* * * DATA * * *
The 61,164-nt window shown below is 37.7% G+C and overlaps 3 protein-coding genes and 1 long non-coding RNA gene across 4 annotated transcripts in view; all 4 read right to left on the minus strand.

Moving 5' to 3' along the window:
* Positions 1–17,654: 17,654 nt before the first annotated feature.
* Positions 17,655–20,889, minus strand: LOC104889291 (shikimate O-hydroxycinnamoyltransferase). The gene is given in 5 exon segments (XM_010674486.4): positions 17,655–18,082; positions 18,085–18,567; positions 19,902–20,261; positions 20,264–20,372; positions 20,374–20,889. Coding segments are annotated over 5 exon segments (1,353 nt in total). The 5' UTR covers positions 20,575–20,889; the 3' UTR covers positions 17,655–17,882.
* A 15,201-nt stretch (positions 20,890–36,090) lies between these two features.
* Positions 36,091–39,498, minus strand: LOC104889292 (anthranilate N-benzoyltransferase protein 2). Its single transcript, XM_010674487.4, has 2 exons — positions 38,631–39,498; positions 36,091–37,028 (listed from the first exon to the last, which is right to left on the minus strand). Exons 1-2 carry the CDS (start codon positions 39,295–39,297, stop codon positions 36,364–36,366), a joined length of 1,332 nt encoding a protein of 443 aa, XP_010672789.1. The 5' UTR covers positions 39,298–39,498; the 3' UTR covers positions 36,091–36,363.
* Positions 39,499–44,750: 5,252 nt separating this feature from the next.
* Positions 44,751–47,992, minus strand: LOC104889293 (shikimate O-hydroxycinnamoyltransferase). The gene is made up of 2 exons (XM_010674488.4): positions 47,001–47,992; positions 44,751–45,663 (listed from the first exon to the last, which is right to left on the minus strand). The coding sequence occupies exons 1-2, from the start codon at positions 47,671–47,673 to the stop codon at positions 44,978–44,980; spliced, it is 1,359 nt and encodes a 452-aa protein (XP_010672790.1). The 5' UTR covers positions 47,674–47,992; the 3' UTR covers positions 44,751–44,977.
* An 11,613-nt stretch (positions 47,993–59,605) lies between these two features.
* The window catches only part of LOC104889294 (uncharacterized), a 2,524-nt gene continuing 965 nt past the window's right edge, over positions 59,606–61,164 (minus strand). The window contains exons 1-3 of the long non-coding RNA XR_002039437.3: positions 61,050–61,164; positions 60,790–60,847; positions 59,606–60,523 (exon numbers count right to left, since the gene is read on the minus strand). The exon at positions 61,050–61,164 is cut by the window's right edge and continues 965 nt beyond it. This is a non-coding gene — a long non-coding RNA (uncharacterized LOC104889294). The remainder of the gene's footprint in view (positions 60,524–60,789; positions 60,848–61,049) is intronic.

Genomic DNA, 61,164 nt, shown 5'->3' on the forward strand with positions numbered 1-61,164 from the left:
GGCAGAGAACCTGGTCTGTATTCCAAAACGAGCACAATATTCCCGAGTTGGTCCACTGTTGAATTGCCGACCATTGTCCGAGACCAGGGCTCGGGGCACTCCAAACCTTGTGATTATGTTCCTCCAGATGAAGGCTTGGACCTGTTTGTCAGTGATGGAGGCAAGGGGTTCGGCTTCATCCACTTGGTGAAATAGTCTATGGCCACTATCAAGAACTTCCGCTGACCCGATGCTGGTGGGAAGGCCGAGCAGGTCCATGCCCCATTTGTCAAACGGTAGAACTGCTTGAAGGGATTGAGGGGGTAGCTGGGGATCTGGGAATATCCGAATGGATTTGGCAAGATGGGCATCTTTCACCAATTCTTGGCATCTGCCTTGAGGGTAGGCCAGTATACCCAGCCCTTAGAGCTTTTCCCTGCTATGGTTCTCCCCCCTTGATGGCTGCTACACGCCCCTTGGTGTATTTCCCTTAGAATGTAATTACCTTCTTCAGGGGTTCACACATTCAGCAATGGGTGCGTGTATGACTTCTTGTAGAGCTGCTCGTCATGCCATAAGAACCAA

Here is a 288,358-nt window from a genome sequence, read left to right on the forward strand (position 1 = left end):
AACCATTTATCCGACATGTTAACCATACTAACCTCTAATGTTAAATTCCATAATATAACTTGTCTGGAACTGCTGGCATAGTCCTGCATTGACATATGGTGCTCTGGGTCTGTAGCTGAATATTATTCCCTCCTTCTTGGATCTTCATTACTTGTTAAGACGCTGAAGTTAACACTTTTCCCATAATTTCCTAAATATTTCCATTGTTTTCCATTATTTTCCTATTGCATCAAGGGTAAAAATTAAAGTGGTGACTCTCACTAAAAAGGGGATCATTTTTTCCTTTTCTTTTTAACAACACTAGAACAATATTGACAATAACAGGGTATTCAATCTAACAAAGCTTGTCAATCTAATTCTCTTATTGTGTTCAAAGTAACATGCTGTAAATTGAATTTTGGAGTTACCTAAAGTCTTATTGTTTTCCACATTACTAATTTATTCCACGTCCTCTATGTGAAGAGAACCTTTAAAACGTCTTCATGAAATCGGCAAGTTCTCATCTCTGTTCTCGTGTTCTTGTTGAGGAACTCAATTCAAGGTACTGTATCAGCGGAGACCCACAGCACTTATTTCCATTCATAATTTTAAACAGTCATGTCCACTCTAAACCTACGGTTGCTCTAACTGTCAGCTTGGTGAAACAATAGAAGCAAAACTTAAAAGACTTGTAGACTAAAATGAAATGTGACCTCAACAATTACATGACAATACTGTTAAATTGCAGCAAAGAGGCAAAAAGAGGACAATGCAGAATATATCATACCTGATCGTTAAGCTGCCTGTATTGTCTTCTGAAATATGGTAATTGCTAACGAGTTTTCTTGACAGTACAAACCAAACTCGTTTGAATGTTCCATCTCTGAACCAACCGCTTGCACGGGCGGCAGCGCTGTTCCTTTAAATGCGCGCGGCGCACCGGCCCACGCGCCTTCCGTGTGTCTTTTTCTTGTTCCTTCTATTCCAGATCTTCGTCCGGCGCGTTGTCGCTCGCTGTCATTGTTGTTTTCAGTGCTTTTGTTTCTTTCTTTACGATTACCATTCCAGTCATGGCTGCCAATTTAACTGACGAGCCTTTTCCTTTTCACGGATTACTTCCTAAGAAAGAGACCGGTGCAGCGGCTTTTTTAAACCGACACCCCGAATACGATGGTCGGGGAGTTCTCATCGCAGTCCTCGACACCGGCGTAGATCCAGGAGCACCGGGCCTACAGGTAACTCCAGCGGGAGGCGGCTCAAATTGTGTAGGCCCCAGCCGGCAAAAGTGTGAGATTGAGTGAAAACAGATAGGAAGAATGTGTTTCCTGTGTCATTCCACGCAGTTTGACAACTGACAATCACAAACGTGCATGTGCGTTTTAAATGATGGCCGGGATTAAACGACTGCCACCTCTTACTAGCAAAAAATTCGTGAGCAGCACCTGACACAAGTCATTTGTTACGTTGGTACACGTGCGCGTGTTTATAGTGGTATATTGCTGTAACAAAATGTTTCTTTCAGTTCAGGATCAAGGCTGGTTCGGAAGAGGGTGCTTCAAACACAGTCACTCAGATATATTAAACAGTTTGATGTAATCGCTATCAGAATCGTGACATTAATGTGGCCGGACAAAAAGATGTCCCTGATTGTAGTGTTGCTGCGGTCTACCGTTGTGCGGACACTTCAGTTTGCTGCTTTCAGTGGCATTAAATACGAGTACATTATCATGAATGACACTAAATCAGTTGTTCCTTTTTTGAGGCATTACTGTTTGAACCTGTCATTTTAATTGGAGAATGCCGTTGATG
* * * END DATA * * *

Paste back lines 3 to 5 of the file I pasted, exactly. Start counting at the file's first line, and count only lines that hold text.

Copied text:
* Positions 1–17,654: 17,654 nt before the first annotated feature.
* Positions 17,655–20,889, minus strand: LOC104889291 (shikimate O-hydroxycinnamoyltransferase). The gene is given in 5 exon segments (XM_010674486.4): positions 17,655–18,082; positions 18,085–18,567; positions 19,902–20,261; positions 20,264–20,372; positions 20,374–20,889. Coding segments are annotated over 5 exon segments (1,353 nt in total). The 5' UTR covers positions 20,575–20,889; the 3' UTR covers positions 17,655–17,882.
* A 15,201-nt stretch (positions 20,890–36,090) lies between these two features.